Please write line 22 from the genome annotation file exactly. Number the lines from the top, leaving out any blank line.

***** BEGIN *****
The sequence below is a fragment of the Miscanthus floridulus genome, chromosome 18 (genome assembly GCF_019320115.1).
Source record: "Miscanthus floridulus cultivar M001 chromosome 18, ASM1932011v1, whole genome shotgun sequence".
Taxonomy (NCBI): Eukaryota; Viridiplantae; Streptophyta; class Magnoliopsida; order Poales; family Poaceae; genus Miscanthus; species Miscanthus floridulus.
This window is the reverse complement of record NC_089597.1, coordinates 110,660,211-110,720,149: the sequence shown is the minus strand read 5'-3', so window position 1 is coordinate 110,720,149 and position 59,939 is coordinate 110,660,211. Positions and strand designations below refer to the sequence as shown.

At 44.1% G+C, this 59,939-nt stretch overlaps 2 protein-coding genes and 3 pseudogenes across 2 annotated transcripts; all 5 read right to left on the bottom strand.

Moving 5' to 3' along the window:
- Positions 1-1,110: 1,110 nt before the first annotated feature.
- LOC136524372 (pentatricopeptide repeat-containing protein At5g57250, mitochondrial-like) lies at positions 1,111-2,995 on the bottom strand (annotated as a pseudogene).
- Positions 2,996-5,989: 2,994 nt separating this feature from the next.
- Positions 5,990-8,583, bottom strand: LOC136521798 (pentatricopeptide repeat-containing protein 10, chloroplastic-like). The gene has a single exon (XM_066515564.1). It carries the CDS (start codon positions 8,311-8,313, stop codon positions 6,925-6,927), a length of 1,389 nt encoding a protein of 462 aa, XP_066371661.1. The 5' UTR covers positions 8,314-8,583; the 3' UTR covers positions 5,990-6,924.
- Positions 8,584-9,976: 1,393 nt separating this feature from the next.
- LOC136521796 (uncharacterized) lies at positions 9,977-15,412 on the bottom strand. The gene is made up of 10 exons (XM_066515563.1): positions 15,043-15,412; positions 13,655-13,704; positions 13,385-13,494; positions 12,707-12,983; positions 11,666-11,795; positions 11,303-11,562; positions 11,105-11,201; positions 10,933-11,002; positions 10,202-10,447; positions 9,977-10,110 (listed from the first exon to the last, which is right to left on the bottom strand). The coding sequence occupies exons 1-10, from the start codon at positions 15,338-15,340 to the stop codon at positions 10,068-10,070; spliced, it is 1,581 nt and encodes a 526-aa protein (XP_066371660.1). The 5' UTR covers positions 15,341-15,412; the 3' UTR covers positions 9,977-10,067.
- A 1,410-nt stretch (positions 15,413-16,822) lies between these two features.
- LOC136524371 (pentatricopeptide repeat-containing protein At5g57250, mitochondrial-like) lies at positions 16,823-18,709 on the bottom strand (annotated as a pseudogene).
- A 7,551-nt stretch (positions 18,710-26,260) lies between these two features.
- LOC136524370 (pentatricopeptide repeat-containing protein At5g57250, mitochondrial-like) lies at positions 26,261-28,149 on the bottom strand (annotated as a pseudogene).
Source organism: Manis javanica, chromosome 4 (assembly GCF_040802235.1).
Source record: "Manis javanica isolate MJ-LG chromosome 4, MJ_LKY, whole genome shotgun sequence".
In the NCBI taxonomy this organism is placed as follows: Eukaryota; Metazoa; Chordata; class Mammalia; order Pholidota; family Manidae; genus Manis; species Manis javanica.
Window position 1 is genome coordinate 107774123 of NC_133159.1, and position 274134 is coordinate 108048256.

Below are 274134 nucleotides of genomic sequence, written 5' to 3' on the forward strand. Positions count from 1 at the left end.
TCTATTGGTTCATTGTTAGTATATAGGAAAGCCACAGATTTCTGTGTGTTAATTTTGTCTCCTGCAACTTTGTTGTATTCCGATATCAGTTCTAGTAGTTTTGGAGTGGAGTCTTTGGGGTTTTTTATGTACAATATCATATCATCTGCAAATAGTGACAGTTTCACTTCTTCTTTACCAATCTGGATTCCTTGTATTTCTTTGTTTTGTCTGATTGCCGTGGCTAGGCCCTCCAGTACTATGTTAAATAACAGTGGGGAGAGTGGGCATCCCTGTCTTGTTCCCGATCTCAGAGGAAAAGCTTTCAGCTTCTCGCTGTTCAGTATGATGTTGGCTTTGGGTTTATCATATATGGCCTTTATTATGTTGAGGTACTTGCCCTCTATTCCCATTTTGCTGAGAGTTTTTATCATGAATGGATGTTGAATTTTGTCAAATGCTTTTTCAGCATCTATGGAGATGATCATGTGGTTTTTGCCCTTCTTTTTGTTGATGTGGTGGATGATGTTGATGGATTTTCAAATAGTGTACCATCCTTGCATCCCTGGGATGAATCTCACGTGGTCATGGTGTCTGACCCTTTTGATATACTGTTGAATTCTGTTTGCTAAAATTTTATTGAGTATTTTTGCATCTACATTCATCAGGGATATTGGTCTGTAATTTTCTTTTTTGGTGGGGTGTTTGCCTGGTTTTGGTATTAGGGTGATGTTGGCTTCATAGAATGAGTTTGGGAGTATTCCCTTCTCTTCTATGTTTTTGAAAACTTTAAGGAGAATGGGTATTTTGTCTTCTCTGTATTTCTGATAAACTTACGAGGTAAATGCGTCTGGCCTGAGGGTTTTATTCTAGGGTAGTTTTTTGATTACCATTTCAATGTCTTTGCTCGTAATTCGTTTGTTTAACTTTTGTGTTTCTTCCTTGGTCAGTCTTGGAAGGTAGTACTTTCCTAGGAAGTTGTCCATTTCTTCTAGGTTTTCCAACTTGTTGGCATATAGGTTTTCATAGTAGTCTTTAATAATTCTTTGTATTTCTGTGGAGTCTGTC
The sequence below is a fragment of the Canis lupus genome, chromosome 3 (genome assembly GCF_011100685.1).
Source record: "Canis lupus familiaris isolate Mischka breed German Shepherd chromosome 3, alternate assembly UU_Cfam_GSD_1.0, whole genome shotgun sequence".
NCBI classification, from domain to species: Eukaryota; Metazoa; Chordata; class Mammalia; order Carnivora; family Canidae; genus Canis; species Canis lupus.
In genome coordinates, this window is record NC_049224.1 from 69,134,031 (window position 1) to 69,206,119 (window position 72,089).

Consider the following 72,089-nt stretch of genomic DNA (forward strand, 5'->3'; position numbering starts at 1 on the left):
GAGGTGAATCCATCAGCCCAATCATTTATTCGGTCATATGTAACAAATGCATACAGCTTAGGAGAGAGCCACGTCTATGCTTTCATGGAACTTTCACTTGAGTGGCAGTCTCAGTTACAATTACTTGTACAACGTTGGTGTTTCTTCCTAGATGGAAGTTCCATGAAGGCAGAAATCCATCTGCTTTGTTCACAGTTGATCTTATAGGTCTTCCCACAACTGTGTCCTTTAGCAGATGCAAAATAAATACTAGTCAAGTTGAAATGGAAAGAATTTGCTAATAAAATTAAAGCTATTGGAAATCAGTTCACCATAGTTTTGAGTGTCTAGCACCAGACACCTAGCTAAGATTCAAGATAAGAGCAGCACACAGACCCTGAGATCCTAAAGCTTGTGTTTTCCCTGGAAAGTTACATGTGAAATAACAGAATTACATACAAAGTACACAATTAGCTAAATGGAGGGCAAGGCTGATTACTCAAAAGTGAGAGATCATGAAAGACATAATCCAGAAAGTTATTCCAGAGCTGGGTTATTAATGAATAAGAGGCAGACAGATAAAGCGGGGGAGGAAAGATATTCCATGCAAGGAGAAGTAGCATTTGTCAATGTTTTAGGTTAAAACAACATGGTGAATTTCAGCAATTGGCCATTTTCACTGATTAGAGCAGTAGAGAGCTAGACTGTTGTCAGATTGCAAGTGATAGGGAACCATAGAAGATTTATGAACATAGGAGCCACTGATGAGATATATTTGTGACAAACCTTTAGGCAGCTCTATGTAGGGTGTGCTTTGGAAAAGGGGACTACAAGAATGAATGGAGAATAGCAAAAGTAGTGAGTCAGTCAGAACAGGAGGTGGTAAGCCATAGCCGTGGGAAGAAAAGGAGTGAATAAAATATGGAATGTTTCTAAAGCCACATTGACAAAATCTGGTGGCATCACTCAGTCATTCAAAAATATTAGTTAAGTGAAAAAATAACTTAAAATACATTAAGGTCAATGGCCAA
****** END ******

TCTATTGGTTCATTGTTAGTATATAGGAAAGCCACAGATTTCTGTGTGTTAATTTTGTCTCCTGCAACTTTGTTGTATTCCGATATCAGTTCTAGTAGTTTTGGAGTGGAGTCTTTGGGGTTTTTTATGTACAATATCATATCATCTGCAAATAGTGACAGTTTCACTTCTTCTTTACCAATCTGGATTCCTTGTATTTCTTTGTTTTGTCTGATTGCCGTGGCTAGGCCCTCCAGTACTATGTTAAATAACAGTGGGGAGAGTGGGCATCCCTGTCTTGTTCCCGATCTCAGAGGAAAAGCTTTCAGCTTCTCGCTGTTCAGTATGATGTTGGCTTTGGGTTTATCATATATGGCCTTTATTATGTTGAGGTACTTGCCCTCTATTCCCATTTTGCTGAGAGTTTTTATCATGAATGGATGTTGAATTTTGTCAAATGCTTTTTCAGCATCTATGGAGATGATCATGTGGTTTTTGCCCTTCTTTTTGTTGATGTGGTGGATGATGTTGATGGATTTTCAAATAGTGTACCATCCTTGCATCCCTGGGATGAATCTCACGTGGTCATGGTGTCTGACCCTTTTGATATACTGTTGAATTCTGTTTGCTAAAATTTTATTGAGTATTTTTGCATCTACATTCATCAGGGATATTGGTCTGTAATTTTCTTTTTTGGTGGGGTGTTTGCCTGGTTTTGGTATTAGGGTGATGTTGGCTTCATAGAATGAGTTTGGGAGTATTCCCTTCTCTTCTATGTTTTTGAAAACTTTAAGGAGAATGGGTATTTTGTCTTCTCTGTATTTCTGATAAACTTACGAGGTAAATGCGTCTGGCCTGAGGGTTTTATTCTAGGGTAGTTTTTTGATTACCATTTCAATGTCTTTGCTCGTAATTCGTTTGTTTAACTTTTGTGTTTCTTCCTTGGTCAGTCTTGGAAGGTAGTACTTTCCTAGGAAGTTGTCCATTTCTTCTAGGTTTTCCAACTTGTTGGCATATAGGTTTTCATAGTAGTCTTTAATAATTCTTTGTATTTCTGTGGAGTCTGTC